An approach to macroeconomics which became popular in the late 1970s and which emphasizes the importance of aggregate supply in determining the levels of prices, income, employment, and economic growth. Supply-side price shocks refer to events and/or circumstances which cause the price leve! to rise in the absence of increases in aggregate demand. A series of supply-side shocks such as oil price rises made by O.P.E.C., food shortages, reduced productivity and lower investment are biamed for much of the stagflation of the 1970s. The emphasis on supply-side economics has led to a set of policy proposals quite different from the keynesian prescriptions. Saving is to be encouraged to permit investment to take place at a higher rate; taxes should be lowered to encourage work effort and risktaking; social security payments should be adjusted to encourage labour mobility.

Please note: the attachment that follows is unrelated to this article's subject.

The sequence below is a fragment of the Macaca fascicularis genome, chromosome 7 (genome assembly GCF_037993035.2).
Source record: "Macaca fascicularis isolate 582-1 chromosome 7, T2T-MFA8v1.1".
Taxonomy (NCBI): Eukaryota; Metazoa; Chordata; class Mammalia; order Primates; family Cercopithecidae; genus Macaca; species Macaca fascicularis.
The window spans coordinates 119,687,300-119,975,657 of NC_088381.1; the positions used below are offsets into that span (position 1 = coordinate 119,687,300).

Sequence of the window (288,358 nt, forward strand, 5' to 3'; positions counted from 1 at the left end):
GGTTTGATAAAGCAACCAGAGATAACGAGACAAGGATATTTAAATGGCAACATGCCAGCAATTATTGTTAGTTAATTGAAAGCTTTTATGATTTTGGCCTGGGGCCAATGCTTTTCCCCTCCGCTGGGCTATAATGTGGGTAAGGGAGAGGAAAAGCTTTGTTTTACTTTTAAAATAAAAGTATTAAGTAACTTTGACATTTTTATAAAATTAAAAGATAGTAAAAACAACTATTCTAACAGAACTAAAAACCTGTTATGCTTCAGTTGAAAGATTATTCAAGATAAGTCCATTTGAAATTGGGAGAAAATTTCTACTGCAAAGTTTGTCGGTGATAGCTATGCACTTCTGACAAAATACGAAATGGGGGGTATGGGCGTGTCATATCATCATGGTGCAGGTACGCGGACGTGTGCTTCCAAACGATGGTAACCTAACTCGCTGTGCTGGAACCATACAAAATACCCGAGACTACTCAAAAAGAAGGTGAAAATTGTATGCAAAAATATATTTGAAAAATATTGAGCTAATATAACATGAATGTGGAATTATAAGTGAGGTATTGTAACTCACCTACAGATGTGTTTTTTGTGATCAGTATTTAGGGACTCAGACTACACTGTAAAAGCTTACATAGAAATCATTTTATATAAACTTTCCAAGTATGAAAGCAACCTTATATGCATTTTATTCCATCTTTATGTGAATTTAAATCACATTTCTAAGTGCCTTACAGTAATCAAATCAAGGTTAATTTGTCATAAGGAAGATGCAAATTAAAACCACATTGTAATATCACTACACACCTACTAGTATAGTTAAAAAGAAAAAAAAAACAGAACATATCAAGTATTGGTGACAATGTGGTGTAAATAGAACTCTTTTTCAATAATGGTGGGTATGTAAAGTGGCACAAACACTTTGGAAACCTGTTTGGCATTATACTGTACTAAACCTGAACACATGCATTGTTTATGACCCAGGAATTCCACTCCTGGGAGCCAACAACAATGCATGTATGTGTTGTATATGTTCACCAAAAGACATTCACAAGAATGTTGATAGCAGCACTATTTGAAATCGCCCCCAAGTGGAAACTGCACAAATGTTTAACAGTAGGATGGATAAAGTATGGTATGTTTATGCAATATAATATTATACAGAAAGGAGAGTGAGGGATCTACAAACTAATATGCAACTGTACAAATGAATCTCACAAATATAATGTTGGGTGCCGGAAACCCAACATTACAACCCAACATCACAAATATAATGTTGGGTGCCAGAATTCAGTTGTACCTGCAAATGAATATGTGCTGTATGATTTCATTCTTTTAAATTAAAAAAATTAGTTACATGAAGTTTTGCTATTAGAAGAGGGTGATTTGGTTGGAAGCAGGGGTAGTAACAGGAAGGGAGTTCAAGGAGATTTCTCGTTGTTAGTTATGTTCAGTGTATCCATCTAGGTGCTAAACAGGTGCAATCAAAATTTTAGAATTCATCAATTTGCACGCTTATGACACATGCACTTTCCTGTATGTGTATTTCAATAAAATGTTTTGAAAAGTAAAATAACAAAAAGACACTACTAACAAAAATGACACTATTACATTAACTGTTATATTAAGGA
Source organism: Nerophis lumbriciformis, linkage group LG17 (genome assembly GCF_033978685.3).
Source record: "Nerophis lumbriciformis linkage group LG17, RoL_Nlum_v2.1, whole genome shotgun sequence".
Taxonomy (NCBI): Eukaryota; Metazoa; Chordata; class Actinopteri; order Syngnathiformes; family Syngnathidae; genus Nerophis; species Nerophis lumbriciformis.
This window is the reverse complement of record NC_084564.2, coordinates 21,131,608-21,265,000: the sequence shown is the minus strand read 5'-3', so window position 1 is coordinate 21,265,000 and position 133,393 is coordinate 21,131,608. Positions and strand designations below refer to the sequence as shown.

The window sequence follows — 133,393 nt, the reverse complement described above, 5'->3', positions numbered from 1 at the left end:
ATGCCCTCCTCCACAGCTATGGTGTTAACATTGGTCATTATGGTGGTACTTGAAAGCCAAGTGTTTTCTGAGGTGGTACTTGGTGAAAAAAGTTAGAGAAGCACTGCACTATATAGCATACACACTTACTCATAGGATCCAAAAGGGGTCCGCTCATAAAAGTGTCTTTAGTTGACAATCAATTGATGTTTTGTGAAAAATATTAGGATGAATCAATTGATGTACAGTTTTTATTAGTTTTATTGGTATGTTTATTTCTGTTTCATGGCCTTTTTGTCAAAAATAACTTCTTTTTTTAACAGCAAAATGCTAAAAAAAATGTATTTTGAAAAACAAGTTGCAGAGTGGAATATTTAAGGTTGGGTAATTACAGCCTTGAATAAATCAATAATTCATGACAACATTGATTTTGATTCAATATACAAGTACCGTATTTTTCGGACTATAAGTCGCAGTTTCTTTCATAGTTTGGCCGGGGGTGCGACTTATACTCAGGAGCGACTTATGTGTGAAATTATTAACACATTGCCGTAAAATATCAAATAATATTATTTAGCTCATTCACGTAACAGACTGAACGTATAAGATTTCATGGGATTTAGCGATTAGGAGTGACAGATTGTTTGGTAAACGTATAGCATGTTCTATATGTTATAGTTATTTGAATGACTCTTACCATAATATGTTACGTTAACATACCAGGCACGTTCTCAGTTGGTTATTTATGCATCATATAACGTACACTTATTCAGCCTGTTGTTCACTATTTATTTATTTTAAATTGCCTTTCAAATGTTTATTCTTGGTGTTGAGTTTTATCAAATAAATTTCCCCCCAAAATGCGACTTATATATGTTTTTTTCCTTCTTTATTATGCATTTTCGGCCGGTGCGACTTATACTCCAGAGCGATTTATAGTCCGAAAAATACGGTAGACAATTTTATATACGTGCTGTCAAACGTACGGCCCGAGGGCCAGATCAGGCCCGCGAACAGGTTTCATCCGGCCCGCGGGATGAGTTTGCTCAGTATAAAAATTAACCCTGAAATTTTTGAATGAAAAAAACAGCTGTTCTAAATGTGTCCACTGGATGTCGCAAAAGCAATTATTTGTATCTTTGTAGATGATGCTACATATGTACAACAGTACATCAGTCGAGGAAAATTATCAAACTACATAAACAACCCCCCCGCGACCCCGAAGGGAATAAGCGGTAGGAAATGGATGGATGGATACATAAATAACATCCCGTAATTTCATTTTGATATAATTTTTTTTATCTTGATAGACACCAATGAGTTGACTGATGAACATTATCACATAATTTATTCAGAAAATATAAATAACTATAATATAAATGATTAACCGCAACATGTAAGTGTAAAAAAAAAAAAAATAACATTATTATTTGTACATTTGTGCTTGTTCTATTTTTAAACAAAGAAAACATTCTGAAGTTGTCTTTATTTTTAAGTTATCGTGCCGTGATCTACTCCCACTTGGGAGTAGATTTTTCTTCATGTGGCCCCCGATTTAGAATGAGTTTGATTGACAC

Reference: The Penguin Dictionary of Economics, 3rd edt.